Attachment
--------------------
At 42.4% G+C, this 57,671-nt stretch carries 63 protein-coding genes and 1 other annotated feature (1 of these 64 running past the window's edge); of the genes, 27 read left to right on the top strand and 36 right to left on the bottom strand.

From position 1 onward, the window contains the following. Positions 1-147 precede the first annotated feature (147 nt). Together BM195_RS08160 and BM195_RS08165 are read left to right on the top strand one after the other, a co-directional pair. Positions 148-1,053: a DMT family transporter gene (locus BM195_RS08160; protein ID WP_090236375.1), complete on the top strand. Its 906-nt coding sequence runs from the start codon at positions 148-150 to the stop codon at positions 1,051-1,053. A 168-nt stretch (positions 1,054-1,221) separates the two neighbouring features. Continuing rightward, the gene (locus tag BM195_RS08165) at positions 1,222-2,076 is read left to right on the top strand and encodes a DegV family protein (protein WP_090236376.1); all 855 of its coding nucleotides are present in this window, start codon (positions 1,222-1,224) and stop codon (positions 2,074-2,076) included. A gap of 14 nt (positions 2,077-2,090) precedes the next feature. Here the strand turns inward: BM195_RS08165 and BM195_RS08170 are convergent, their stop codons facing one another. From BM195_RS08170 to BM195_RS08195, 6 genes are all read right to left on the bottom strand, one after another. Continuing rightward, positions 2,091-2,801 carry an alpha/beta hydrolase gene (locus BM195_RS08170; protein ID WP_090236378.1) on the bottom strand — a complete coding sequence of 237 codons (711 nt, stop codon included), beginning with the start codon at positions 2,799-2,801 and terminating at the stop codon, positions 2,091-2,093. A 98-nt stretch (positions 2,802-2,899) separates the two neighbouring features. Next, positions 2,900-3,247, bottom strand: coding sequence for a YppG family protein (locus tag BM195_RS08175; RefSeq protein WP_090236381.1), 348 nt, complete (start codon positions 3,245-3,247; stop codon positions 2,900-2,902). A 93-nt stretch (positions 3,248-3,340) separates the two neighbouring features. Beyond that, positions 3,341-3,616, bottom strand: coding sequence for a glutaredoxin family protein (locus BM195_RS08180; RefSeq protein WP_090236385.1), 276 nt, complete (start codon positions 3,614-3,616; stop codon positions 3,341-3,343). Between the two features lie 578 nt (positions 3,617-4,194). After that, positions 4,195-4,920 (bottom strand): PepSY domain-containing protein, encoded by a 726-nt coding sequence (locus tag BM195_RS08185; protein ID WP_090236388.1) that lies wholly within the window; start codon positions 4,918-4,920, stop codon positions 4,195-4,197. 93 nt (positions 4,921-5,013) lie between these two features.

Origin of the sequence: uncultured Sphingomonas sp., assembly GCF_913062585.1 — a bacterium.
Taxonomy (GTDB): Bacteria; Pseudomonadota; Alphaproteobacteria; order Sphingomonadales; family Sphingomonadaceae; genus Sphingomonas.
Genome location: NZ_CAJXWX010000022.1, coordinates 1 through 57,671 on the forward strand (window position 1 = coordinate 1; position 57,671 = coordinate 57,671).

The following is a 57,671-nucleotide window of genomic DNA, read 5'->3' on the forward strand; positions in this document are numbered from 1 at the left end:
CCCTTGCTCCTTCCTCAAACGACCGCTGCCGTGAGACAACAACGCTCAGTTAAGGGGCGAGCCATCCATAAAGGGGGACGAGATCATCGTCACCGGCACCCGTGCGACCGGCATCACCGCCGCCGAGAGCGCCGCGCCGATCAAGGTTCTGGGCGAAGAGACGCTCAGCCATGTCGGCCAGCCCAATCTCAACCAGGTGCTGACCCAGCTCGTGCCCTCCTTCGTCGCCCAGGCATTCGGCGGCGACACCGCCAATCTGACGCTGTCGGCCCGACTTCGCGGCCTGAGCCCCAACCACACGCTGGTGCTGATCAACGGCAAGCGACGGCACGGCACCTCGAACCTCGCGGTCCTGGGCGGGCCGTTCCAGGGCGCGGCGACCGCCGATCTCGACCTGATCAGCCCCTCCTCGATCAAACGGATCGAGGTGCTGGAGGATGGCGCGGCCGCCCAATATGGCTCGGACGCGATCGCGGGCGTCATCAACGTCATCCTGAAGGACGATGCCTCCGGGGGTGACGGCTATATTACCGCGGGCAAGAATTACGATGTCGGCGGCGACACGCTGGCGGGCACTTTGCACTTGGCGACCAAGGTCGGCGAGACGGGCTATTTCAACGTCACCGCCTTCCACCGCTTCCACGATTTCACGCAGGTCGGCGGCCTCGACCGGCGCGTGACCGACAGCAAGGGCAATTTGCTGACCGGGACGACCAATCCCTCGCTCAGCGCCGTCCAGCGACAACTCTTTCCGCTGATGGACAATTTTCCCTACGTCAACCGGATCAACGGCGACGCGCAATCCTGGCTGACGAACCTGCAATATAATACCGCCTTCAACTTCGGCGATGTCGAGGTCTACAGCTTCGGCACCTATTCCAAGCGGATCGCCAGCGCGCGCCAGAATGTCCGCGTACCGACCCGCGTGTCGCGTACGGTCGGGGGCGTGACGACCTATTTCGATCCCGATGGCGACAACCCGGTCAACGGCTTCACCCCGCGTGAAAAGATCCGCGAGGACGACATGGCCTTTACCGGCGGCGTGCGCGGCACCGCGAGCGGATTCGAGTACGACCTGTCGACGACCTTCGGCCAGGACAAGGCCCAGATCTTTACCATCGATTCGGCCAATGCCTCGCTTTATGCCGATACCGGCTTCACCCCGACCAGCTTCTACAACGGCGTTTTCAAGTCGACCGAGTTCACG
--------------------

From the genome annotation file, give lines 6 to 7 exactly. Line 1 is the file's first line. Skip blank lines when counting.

The following is a 57,671-nucleotide window of genomic DNA, read 5'->3' on the forward strand; positions in this document are numbered from 1 at the left end:
CCCTTGCTCCTTCCTCAAACGACCGCTGCCGTGAGACAACAACGCTCAGTTAAGGGGCGAGCCATCCATAAAGGGGGACGAGATCATCGTCACCGGCACCCGTGCGACCGGCATCACCGCCGCCGAGAGCGCCGCGCCGATCAAGGTTCTGGGCGAAGAGACGCTCAGCCATGTCGGCCAGCCCAATCTCAACCAGGTGCTGACCCAGCTCGTGCCCTCCTTCGTCGCCCAGGCATTCGGCGGCGACACCGCCAATCTGACGCTGTCGGCCCGACTTCGCGGCCTGAGCCCCAACCACACGCTGGTGCTGATCAACGGCAAGCGACGGCACGGCACCTCGAACCTCGCGGTCCTGGGCGGGCCGTTCCAGGGCGCGGCGACCGCCGATCTCGACCTGATCAGCCCCTCCTCGATCAAACGGATCGAGGTGCTGGAGGATGGCGCGGCCGCCCAATATGGCTCGGACGCGATCGCGGGCGTCATCAACGTCATCCTGAAGGACGATGCCTCCGGGGGTGACGGCTATATTACCGCGGGCAAGAATTACGATGTCGGCGGCGACACGCTGGCGGGCACTTTGCACTTGGCGACCAAGGTCGGCGAGACGGGCTATTTCAACGTCACCGCCTTCCACCGCTTCCACGATTTCACGCAGGTCGGCGGCCTCGACCGGCGCGTGACCGACAGCAAGGGCAATTTGCTGACCGGGACGACCAATCCCTCGCTCAGCGCCGTCCAGCGACAACTCTTTCCGCTGATGGACAATTTTCCCTACGTCAACCGGATCAACGGCGACGCGCAATCCTGGCTGACGAACCTGCAATATAATACCGCCTTCAACTTCGGCGATGTCGAGGTCTACAGCTTCGGCACCTATTCCAAGCGGATCGCCAGCGCGCGCCAGAATGTCCGCGTACCGACCCGCGTGTCGCGTACGGTCGGGGGCGTGACGACCTATTTCGATCCCGATGGCGACAACCCGGTCAACGGCTTCACCCCGCGTGAAAAGATCCGCGAGGACGACATGGCCTTTACCGGCGGCGTGCGCGGCACCGCGAGCGGATTCGAGTACGACCTGTCGACGACCTTCGGCCAGGACAAGGCCCAGATCTTTACCATCGATTCGGCCAATGCCTCGCTTTATGCCGATACCGGCTTCACCCCGACCAGCTTCTACAACGGCGTTTTCAAGTCGACCGAGTTCACG